Emerging Pediatric Allergy Advice: Don’t Hold the Peanuts

The standard advice for preventing children's peanut allergies—keep them from eating peanuts as long as possible—may have the problem backward, according to a large scientific study conducted in England and recently published in the New England Journal of Medicine. Kids who ate small amounts of peanut early in their life were 80 percent less likely to develop the sometimes-fatal allergy than kids who strictly avoided the nuts.

If the trial result holds up—and it is being hailed as ground-breaking—it could change how pediatricians advise parents to feed young children, and potentially could stall the soaring rates of  peanut allergy that have caused peanuts and peanut butter to be banned on airlines and in ...

Four Things You Didn’t Know About Rhubarb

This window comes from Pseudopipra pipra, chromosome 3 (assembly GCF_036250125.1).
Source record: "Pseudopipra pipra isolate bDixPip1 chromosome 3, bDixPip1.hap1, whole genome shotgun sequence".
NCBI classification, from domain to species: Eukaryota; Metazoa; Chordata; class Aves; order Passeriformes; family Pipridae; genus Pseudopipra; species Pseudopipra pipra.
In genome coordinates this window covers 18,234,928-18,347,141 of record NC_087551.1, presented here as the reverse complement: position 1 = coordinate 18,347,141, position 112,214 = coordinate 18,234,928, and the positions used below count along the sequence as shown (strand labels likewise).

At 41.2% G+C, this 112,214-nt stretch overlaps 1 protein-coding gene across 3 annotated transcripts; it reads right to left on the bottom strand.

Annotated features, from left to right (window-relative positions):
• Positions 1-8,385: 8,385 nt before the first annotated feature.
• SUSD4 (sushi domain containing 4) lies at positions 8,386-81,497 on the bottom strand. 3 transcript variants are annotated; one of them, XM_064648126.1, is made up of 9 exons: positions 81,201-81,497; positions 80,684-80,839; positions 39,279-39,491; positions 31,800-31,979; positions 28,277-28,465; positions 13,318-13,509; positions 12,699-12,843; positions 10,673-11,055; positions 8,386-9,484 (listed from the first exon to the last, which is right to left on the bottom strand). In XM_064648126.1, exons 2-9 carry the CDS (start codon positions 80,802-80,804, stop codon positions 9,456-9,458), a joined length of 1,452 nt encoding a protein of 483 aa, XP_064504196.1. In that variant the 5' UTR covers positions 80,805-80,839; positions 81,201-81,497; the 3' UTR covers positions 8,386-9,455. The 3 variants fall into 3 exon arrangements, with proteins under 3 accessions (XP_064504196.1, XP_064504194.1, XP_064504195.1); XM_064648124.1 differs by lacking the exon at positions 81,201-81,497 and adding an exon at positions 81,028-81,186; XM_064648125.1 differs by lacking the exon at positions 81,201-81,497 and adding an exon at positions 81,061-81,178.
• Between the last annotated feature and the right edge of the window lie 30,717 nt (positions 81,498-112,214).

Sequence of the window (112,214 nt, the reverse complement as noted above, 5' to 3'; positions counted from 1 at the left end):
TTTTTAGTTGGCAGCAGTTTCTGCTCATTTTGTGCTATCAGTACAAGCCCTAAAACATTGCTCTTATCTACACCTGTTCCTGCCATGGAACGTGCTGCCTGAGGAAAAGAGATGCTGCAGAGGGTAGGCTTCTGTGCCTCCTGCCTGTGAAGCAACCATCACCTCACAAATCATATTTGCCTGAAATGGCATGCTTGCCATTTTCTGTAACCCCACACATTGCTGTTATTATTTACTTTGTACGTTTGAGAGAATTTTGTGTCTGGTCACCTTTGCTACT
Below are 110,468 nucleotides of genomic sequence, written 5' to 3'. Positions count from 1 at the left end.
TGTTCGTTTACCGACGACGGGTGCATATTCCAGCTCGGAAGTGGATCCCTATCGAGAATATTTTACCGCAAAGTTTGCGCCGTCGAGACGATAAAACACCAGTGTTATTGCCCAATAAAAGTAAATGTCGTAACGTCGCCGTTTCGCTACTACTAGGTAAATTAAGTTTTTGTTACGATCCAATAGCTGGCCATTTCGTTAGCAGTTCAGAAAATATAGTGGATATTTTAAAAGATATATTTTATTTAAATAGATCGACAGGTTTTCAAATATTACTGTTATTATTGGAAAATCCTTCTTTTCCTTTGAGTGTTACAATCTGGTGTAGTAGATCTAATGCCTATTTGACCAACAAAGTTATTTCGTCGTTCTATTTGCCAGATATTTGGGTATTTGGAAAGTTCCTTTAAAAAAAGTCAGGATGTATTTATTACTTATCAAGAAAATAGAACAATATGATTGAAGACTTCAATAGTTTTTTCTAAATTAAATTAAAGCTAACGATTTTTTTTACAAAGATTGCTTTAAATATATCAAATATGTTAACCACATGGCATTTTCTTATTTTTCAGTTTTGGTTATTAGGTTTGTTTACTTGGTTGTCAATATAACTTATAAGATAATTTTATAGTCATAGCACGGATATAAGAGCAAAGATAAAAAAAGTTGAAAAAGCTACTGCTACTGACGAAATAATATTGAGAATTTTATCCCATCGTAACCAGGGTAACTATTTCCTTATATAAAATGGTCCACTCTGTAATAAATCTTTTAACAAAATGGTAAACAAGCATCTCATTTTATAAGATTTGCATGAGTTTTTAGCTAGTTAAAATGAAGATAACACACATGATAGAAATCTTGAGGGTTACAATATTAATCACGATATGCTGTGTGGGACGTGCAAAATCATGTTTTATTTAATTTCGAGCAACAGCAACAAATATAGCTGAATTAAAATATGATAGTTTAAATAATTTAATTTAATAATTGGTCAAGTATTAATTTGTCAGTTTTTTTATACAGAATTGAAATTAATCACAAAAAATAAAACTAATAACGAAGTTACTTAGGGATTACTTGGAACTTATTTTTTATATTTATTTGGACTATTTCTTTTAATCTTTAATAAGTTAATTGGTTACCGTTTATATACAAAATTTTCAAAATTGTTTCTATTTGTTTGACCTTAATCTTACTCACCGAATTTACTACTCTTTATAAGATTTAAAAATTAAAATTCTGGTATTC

As a kid growing up in New England, I never really believed spring would come until I saw the tiny, alien-looking green and red rhubarb shoots poking through the frozen ground in our neighbor’s yard. It was early March. Once the frost broke, they began their Goliath growth spurt, culminating in giant ruby stalks, cut neatly of their leaves and left on our doorstep every year. And then there was pie.

But if all you know of rhubarb is its ability to tart up some strawberries under a pastry crust, read on, and dream of spring with me.

The roots were used in ancient Chinese medicine. Long before it became ...

What’s More Presidential Than a Gift of Big Cheese?

American presidents are traditionally associated with Air Force One, the State of the Union, “Hail to the Chief,” and the West Wing. Historically, however, they’ve also been paired with – yes, really - large wheels of cheese.

The tradition began in 1802, when President Thomas Jefferson was given a gift of a giant cheese from the citizens of Cheshire, Mass. The cheese was the idea of Baptist Elder John Leland, a Jefferson supporter in the fraught election of 1800 in which Jefferson (a Republican) defeated John Adams (a Federalist).